Sunday, March 7, 2010

Using Google Code as a SVN repository

Although Google is branded as a searching company, now it has come into every corner of IT world. I just realized that without Google, I will be kind of in a situation that cannot live comfortable any more.  Using Gmail to send and receive mails, using Google Docs to create, edit and share documents, using Google Calendar to arrange weekly and daily schedule, using Google Reader to read the latest information and news around, using Google Map to discover and explore neighborhood and destinations, using Google Buzz and Wave to socialize, and more importantly for me, using Google App Engine to earn money.

Recently, I have a thought to take participant in the open-source world, as a result the first thing came into my mind is to create some small project on the Google Code, which is previously dominated by SourceForge. After some attempting, I have constructed a very small project with the name of "restfulhttpclient". It is written in Java, with the IDE of Netbeans 6.8. Consequently, the checking out code will in the structure in Netbeans.

It is not difficult to adopt Google Code as SVN repository, since it provides the most basic functions to host code, and once you have an account and create a project there, you just need simply using your familiar SVN client to commit and check out your code.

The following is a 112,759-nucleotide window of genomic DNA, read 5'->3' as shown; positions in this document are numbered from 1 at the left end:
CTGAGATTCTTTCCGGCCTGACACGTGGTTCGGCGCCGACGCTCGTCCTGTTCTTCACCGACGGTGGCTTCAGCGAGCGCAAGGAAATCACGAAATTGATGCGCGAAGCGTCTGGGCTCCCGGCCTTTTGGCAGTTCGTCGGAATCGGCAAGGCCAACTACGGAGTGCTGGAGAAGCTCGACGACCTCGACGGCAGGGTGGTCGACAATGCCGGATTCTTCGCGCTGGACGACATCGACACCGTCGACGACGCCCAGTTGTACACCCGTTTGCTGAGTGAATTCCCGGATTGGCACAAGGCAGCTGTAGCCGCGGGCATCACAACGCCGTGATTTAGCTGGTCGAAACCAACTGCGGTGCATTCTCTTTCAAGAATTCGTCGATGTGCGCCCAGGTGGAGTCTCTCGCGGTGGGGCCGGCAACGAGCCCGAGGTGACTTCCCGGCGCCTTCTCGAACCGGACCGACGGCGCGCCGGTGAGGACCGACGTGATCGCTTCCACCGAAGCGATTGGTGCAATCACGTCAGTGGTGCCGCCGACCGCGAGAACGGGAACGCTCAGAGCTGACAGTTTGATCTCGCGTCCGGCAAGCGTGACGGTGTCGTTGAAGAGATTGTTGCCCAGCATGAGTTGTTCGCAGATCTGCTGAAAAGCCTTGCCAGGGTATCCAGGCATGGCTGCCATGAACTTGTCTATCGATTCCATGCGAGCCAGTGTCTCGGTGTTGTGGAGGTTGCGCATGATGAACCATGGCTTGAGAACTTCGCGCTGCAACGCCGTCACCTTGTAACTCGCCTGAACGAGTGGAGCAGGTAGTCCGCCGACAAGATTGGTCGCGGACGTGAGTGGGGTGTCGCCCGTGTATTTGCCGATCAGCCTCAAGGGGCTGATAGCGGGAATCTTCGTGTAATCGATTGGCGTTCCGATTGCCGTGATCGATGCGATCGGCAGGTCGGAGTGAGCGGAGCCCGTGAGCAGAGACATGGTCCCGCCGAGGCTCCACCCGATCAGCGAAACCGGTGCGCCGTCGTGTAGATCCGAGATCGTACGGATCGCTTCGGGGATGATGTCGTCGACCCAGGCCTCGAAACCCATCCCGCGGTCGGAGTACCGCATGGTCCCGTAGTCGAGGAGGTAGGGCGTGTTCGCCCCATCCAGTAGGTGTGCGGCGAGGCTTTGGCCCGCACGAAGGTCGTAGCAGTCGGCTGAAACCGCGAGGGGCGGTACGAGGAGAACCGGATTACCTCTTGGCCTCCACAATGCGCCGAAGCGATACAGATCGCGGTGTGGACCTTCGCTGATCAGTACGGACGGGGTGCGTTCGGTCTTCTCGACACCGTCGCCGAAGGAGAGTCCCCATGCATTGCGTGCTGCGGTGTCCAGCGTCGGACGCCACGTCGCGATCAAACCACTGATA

However, I do have some questions here, the one that confused me most is that why should I name my project in all lowercase characters. Some one may argue it will be easier for lowercase letters to display in the address URI and for people to type in, but I believe a simple mapping and checking mechanism will not be that hard.

Another thing is actually for each of the project, there are two different URIs mapping to this project. One in the format of ***, and the other is***. Whenever you try to upload your file, it is better to choose the first one, since the latter one will give you a 400 bad request response.

All right, if you have some interest, try to download my project in a while ( not finished yet).

The reason why it is called restful http client is simply because of I have to use those basic functions as work. As developing a project full of Restful web services, invoking a http request will be the most common task. A handy GUI tool will be really nice if it can covers those most usual functions. Even a lot of similar products are out there, I cannot find one that most suits me. Either some of them have too many capabilities that made them extremely difficult to master, or some just ignores certain part of the function that I have to use. In this project, users can send GET, POST, PUT and DELETE request to server, you can add specific headers, and basic authentication informations. The response code and message will also be displayed on the panel once received by the client.

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